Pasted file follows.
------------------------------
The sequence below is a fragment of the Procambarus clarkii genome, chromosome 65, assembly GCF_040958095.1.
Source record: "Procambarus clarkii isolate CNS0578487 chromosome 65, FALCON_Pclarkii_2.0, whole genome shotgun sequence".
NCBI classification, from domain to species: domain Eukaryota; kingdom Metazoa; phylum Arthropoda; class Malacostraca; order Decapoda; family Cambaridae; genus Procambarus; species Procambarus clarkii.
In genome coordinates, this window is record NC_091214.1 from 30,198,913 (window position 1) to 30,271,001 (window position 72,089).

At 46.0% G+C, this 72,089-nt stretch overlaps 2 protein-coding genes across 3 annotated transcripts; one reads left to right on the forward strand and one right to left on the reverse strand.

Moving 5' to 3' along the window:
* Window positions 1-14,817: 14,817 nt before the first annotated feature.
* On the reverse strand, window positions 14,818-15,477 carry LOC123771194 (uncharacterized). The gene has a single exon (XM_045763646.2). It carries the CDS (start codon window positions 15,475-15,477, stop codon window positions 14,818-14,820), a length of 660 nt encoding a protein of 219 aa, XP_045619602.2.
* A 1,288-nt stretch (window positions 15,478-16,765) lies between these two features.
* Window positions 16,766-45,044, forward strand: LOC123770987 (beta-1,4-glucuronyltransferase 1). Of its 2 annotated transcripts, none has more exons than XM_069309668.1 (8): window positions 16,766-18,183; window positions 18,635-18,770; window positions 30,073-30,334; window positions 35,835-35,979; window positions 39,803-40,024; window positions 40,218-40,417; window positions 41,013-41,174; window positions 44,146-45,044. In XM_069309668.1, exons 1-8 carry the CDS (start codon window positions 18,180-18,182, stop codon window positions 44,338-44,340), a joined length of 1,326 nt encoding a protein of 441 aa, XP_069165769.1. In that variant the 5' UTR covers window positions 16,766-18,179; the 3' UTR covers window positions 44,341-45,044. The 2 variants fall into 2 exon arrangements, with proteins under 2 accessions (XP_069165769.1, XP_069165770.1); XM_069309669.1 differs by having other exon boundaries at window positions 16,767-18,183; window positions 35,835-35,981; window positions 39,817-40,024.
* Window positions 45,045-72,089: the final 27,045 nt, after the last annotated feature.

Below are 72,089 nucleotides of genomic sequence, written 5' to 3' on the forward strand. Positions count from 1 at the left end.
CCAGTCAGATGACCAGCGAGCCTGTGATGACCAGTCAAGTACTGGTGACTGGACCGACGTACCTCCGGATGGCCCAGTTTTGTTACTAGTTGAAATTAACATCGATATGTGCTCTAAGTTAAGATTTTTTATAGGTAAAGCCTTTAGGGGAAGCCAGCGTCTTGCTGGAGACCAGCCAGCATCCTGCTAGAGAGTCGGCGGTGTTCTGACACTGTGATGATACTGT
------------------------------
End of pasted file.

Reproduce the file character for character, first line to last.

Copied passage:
The sequence below is a fragment of the Procambarus clarkii genome, chromosome 65, assembly GCF_040958095.1.
Source record: "Procambarus clarkii isolate CNS0578487 chromosome 65, FALCON_Pclarkii_2.0, whole genome shotgun sequence".
NCBI classification, from domain to species: domain Eukaryota; kingdom Metazoa; phylum Arthropoda; class Malacostraca; order Decapoda; family Cambaridae; genus Procambarus; species Procambarus clarkii.
In genome coordinates, this window is record NC_091214.1 from 30,198,913 (window position 1) to 30,271,001 (window position 72,089).

At 46.0% G+C, this 72,089-nt stretch overlaps 2 protein-coding genes across 3 annotated transcripts; one reads left to right on the forward strand and one right to left on the reverse strand.

Moving 5' to 3' along the window:
* Window positions 1-14,817: 14,817 nt before the first annotated feature.
* On the reverse strand, window positions 14,818-15,477 carry LOC123771194 (uncharacterized). The gene has a single exon (XM_045763646.2). It carries the CDS (start codon window positions 15,475-15,477, stop codon window positions 14,818-14,820), a length of 660 nt encoding a protein of 219 aa, XP_045619602.2.
* A 1,288-nt stretch (window positions 15,478-16,765) lies between these two features.
* Window positions 16,766-45,044, forward strand: LOC123770987 (beta-1,4-glucuronyltransferase 1). Of its 2 annotated transcripts, none has more exons than XM_069309668.1 (8): window positions 16,766-18,183; window positions 18,635-18,770; window positions 30,073-30,334; window positions 35,835-35,979; window positions 39,803-40,024; window positions 40,218-40,417; window positions 41,013-41,174; window positions 44,146-45,044. In XM_069309668.1, exons 1-8 carry the CDS (start codon window positions 18,180-18,182, stop codon window positions 44,338-44,340), a joined length of 1,326 nt encoding a protein of 441 aa, XP_069165769.1. In that variant the 5' UTR covers window positions 16,766-18,179; the 3' UTR covers window positions 44,341-45,044. The 2 variants fall into 2 exon arrangements, with proteins under 2 accessions (XP_069165769.1, XP_069165770.1); XM_069309669.1 differs by having other exon boundaries at window positions 16,767-18,183; window positions 35,835-35,981; window positions 39,817-40,024.
* Window positions 45,045-72,089: the final 27,045 nt, after the last annotated feature.

Below are 72,089 nucleotides of genomic sequence, written 5' to 3' on the forward strand. Positions count from 1 at the left end.
CCAGTCAGATGACCAGCGAGCCTGTGATGACCAGTCAAGTACTGGTGACTGGACCGACGTACCTCCGGATGGCCCAGTTTTGTTACTAGTTGAAATTAACATCGATATGTGCTCTAAGTTAAGATTTTTTATAGGTAAAGCCTTTAGGGGAAGCCAGCGTCTTGCTGGAGACCAGCCAGCATCCTGCTAGAGAGTCGGCGGTGTTCTGACACTGTGATGATACTGT